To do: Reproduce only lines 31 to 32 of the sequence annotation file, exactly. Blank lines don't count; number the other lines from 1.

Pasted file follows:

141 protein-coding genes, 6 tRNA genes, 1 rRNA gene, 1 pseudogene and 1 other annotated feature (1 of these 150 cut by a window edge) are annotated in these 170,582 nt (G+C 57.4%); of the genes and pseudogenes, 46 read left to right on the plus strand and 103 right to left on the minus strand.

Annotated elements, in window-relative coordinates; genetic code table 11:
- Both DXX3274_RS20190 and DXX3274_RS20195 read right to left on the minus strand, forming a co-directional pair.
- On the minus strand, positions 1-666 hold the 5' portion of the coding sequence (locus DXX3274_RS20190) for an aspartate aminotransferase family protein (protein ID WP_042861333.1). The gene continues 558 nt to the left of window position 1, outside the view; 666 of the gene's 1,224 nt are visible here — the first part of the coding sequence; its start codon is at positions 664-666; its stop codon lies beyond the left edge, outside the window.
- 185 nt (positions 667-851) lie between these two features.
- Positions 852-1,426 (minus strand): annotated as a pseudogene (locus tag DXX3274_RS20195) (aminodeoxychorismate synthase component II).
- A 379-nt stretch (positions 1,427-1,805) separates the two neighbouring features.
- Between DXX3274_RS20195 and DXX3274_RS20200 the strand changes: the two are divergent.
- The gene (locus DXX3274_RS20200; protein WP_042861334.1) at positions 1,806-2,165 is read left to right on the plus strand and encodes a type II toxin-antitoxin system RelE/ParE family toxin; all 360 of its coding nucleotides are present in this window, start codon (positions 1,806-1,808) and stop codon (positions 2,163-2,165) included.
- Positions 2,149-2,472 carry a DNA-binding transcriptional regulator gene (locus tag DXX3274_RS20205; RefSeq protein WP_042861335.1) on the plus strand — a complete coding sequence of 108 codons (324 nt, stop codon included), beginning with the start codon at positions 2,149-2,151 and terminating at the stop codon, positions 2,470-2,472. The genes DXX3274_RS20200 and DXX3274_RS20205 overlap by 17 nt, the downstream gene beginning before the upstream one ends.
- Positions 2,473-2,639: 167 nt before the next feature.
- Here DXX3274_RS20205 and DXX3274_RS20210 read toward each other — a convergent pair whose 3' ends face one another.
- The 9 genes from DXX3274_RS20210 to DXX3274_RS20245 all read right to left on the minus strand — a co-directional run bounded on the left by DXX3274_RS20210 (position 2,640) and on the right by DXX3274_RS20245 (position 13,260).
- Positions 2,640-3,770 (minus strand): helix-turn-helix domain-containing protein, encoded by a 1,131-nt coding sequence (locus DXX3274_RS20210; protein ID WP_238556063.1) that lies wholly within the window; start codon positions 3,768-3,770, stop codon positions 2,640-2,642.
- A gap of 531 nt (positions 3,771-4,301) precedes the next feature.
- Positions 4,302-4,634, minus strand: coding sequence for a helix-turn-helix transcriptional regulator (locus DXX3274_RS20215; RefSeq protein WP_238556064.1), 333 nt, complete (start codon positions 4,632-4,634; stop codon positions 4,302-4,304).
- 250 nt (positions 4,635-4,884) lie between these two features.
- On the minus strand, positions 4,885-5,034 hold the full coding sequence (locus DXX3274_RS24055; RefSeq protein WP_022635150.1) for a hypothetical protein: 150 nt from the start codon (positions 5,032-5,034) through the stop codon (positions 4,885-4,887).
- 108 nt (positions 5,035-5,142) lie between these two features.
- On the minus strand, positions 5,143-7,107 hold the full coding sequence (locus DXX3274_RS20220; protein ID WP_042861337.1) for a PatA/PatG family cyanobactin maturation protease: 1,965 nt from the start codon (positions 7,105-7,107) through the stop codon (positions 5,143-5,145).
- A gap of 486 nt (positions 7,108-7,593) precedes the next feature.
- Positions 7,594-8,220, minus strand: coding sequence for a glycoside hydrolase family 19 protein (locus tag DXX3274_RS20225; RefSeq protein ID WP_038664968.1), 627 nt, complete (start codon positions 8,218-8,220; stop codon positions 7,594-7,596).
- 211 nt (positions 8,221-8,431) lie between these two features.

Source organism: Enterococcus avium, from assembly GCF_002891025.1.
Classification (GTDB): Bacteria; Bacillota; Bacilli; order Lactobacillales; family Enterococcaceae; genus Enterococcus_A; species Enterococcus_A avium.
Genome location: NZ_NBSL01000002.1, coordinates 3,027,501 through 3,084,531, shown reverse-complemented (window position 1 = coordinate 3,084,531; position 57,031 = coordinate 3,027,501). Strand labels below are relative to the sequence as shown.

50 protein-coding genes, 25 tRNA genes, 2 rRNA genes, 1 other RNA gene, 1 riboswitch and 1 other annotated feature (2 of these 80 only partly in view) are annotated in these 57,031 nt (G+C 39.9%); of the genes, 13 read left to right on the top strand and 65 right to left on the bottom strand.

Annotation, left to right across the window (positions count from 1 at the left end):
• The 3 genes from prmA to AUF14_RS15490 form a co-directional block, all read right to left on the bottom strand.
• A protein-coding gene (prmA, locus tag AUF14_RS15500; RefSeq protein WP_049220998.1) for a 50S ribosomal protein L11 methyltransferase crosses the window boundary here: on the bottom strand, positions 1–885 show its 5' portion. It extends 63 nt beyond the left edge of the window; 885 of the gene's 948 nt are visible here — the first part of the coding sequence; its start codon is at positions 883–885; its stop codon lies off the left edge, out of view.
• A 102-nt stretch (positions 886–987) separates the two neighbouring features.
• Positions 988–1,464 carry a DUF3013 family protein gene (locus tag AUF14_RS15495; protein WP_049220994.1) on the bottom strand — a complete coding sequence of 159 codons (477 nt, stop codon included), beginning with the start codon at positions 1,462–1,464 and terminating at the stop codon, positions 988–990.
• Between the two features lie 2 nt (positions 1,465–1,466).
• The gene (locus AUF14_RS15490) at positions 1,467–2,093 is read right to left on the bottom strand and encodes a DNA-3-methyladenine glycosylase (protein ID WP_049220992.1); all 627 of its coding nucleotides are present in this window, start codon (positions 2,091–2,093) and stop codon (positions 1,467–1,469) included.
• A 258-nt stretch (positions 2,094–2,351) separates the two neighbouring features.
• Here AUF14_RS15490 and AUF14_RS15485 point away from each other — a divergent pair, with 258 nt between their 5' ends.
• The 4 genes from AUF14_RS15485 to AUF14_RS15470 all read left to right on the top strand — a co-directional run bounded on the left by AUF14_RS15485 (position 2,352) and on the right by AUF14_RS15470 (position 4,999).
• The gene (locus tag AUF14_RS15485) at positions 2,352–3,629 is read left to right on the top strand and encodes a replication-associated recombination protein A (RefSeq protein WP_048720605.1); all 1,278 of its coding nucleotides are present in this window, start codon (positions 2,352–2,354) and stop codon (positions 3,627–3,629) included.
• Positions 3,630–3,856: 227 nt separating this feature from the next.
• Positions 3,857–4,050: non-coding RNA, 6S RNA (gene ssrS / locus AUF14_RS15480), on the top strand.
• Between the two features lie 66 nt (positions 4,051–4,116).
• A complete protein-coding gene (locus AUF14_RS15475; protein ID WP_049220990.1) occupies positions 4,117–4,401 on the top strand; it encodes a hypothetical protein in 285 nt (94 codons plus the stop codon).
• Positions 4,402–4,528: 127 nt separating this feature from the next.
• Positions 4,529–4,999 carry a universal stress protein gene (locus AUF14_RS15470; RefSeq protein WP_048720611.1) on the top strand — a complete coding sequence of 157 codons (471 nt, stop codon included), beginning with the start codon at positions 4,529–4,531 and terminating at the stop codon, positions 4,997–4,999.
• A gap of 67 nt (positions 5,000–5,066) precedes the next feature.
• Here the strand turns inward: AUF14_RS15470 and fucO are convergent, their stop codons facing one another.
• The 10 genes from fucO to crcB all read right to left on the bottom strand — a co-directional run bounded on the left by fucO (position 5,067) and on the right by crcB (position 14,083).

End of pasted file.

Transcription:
• A 102-nt stretch (positions 886–987) separates the two neighbouring features.
• Positions 988–1,464 carry a DUF3013 family protein gene (locus tag AUF14_RS15495; protein WP_049220994.1) on the bottom strand — a complete coding sequence of 159 codons (477 nt, stop codon included), beginning with the start codon at positions 1,462–1,464 and terminating at the stop codon, positions 988–990.